Submitted by , posted on 10 January 2002
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On July 18th I made my first publication of my project called 'Racer' (okay, I
haven't found a good name, yet:-).
In March 2000 I decided to write a real 3d computer game, which has grown to a
The most important program of the project is Worldbuild (images top left and
bottom right), the 3d world editor. The workspace is separated into four views:
three 2d views (front, top, side) and one 3d view.
The 2d views are used for the basic operations: The user inserts primitives and
modifies them by moving, rotating, cutting etc. (some of these can be made in 3d
as well). Objects like lights and lens flares can be created here, too.
The 3d view renders the scene. All lights and effects (e.g. mirrors) can be
directly rendered in real-time. The user can 'fly' through his level with a few
mouse movements. Several additional view modes are available for better
performance: Solid / wire frame mode, depth complexity mode (to find hidden
superfluous polygons) and geo mode (to view the scene geometry). Almost all
texturing operations are done in 3d as well: Complex environments can be quickly
texturized by using the mouse and some helper functions (align texture,
An interface window supports setting up events (e.g. for opening doors),
skyboxes (3d backgrounds) and fogs, which can be previewed in 3d, too. An
internal compiler converts the map file into a more effective format, which
contains pre-calculated oc-tree nodes. Moreover maps can be compiled as models.
During the development I tried to make Worldbuild as user-friendly as possible.
All actions can be done by using the mouse or with a few keys. Since the start
of the project I've worked 22 months on this program, not just because three
totally different DirectX versions have been published during that time.
Currently Worldbuild runs with DirectX8.1.
The 'Racer' (images top right and bottom left) is the actual game, which I
started on June 22nd. In future it will be a racing game where you can shoot
your opponents. It currently just loads the compiled maps of Worldbuild and
renders them. Within five months I had to write a complete new engine because
Worldbuild doesn't support effective object culling. Racer uses a combination of
an oc-tree and a beam-tree technique.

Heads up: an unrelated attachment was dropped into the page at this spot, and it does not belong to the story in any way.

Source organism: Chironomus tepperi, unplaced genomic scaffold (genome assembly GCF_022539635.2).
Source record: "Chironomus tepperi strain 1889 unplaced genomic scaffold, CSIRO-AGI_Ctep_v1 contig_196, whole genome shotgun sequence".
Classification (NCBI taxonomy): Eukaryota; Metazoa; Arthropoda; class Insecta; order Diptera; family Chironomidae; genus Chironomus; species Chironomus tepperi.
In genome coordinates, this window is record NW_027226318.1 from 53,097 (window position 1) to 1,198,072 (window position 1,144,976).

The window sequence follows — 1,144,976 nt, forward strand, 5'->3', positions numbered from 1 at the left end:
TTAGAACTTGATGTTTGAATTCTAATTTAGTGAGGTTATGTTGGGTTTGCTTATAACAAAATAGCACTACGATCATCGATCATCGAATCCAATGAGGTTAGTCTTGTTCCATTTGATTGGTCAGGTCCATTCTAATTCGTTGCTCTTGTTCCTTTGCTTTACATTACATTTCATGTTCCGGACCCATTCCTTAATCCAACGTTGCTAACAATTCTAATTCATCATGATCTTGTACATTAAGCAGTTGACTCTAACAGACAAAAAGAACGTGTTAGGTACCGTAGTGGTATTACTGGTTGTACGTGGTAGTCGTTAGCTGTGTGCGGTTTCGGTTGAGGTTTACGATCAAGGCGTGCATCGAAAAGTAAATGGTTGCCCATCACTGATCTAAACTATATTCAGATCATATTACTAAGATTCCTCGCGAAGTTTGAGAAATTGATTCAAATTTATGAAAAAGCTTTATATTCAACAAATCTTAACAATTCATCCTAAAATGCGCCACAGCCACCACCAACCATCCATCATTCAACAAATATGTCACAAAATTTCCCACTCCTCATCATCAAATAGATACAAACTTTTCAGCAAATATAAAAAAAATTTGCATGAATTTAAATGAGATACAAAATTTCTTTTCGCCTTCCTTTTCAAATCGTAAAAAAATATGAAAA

The engine is written on a high abstract level (using OOP), which can
administrate more games and event systems at once. I've just finished the main
part of it in order to start with the real game elements. The following features
are currently supported:
Lens flares (flares are only visible if obstacles don't block the 'flare ray').
Models (created with Worldbuild), which can possess their own lens flares,
mirrors and lights, which influence the environment.
Skyboxes (3d backgrounds), which can be changed in real-time.
Fog, which can be changed in real-time as well.
Different alpha blending states.
Complex event system using external classes (e.g. "CMoveObject", "CCameraFly"
The light system - I'm sorry :) - isn't based on light maps but on vertex
lighting. So I'm not able to render these cool shadows of the famous games, but
I can do nice light animations.
In order to get freedom over the texture handling I developed my own texture
format. A special program (Texture container) allows me to handle texture lists,
which can be animated. Additionally alpha channels (for transparency) can be
Another goodie of the project is an online updater (Phalanx Updater), which was
designed to contribute the newest versions of the programs to (fictional:-) team
members. Yes, originally the game development was planned in a group of friends,
which promised me heaven but did nothing ;-) I learned the hard way that people
never really work without being paid :-(
The current Racer demo can be downloaded from my homepage
(www.phalanx-software.de.vu) in the Files-Section. It's just a graphic demo, I'm
gonna start with the controls in January. I'm sorry but the dominating part of
the website is in German :-)
I'm now 18 years old and doing my A-Levels in May. I got the opportunity by
school to get a higher mark if I would present my project. However, please don't
think that I spend about two years of my life dedicated to schoolwork!!! No, the
idea for that game is a dream of my early youth :-)